outside the world of the story.
It is usually placed on later in the post-production
process e.g. music and soundtrack.
Such sounds are included so as to provide an
appropriate emotion or mood and they may also
add to the realism of the drama.
Non-Diegetic sound or commentary sound.
• Sound whose source is neither visible on the
screen nor has been implied to be present in the
• narrator's commentary
• sound effects which are added for the dramatic
• mood music.
• Non-diegetic sound is represented as coming
from the a source outside story space.
Diegetic and Non- Diegetic sounds
Task: In pairs, watch the opening sequence of Life
on Mars and identify as many examples of
diegetic sound and non-diegetic sound as you
Dialogue - modes of address
Voice Over
• The use of voice over is generally
used in TV drama as a narrative
• This is first person narration.
• The voice over can also allow us
information about the central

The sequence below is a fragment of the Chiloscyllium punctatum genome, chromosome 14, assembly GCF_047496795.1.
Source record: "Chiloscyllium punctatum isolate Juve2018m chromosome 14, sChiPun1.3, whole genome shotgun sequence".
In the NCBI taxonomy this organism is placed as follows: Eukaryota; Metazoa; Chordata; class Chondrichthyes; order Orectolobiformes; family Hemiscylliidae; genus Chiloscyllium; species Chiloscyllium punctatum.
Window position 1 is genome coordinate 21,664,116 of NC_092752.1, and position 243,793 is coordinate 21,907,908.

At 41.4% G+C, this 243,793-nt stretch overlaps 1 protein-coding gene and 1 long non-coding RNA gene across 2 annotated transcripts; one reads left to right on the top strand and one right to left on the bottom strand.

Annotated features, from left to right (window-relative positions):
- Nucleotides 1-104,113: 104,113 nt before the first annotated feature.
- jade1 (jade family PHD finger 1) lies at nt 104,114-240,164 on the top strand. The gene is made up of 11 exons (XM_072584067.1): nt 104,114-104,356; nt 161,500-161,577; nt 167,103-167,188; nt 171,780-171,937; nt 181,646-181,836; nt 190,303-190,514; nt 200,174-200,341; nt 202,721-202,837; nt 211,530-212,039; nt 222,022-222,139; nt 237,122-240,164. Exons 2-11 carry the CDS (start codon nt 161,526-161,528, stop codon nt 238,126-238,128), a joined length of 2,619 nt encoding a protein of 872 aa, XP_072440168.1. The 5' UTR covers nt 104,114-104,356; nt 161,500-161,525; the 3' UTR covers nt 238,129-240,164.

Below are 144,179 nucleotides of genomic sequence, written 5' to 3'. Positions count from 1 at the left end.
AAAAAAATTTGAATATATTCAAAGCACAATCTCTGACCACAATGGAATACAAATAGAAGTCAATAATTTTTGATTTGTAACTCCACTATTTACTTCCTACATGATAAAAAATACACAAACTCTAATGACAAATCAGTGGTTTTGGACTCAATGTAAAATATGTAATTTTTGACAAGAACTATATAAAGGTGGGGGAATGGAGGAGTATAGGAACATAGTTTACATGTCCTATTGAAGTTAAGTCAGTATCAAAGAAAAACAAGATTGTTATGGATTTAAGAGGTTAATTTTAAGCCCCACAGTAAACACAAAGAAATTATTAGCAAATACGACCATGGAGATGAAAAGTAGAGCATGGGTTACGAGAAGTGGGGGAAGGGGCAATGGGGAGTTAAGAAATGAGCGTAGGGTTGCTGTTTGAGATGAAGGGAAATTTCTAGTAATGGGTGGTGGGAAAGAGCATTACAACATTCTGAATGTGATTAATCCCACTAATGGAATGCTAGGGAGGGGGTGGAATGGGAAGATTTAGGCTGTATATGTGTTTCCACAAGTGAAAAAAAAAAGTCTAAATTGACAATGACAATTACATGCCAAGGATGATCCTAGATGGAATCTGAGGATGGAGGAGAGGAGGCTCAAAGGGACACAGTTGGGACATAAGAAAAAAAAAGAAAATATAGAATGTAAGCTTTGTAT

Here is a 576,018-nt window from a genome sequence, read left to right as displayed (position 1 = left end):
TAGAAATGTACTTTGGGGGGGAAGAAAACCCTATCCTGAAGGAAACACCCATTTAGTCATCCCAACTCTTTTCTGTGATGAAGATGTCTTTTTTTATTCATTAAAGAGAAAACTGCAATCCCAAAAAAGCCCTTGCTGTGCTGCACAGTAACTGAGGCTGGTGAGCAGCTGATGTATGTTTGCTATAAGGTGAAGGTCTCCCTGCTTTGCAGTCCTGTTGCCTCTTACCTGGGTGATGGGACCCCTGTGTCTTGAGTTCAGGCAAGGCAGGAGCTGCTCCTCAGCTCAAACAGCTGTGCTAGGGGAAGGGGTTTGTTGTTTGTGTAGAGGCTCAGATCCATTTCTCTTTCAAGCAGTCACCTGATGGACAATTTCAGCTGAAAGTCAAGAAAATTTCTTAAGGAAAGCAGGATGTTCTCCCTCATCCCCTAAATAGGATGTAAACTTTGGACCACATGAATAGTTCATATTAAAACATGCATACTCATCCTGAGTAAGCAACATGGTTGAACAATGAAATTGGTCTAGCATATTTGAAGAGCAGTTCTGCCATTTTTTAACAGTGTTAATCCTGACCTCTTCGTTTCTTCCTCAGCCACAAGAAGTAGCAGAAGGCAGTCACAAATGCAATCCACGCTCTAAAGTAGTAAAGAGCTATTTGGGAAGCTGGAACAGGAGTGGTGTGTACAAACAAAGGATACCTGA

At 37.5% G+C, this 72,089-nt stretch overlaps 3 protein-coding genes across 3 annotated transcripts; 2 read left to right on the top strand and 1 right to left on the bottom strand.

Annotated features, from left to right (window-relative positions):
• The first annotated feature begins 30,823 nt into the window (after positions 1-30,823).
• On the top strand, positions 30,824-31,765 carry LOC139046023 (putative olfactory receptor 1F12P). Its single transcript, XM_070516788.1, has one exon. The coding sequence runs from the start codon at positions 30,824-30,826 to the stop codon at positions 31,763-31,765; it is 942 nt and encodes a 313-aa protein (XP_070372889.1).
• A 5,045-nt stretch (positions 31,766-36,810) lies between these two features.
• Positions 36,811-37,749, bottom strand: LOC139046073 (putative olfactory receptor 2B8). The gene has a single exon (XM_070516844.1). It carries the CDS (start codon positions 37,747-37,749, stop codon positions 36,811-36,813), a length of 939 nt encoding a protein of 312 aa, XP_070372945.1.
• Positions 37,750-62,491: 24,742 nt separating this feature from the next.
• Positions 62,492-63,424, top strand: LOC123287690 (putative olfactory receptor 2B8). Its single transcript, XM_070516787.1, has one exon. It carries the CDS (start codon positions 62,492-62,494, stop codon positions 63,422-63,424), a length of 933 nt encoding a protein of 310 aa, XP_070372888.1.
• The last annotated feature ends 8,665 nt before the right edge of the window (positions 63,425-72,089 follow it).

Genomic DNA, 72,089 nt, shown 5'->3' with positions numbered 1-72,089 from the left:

character and build his/her
• They can also allow privileged
information – so sometimes we will
know more than the other characters
on screen- which creates drama!
Narrative Devices =
Elements that help explain
the narrative (story/plot)
e.g. voice over, captions
and extended dialogue
Task: Watch the opening of Life on Mars – what do we learn in the first two
minutes about the narrative?
Dialogue/Speech: Modes of Address
Direct Address
• Direct address = when the characters on
screen directly address the audience.
• It is an alternative to the voice over.
• This is rare in TV drama but when used
can create humour or can act as a
narrative device , giving us more
information about the narrative.
• It tends the break the verisimilitude of the
drama and stops the action taking place.
(Breaking the 4th wall.)
The Importance of Music in
TV Drama
• The soundtrack/score in TV drama is often used to
tell the audience how we should be feeling, whether
this is sad, happy, scare or amused.
• This use of music is a convention of TV drama.
Task: Watch the sequence from Jeckyll – what
emotions do you feel in this sequence and how
do the programme makers achieve it through the
use of music?
Incidental music
• This Incidental music is used to add emotion and rhythm to a
drama. Usually not meant to be noticeable.
it often provides a tone or an emotional attitude toward the
story and/or the characters depicted.
• In addition, background music often foreshadows a change
in mood. For example, dissonant music may be used in film to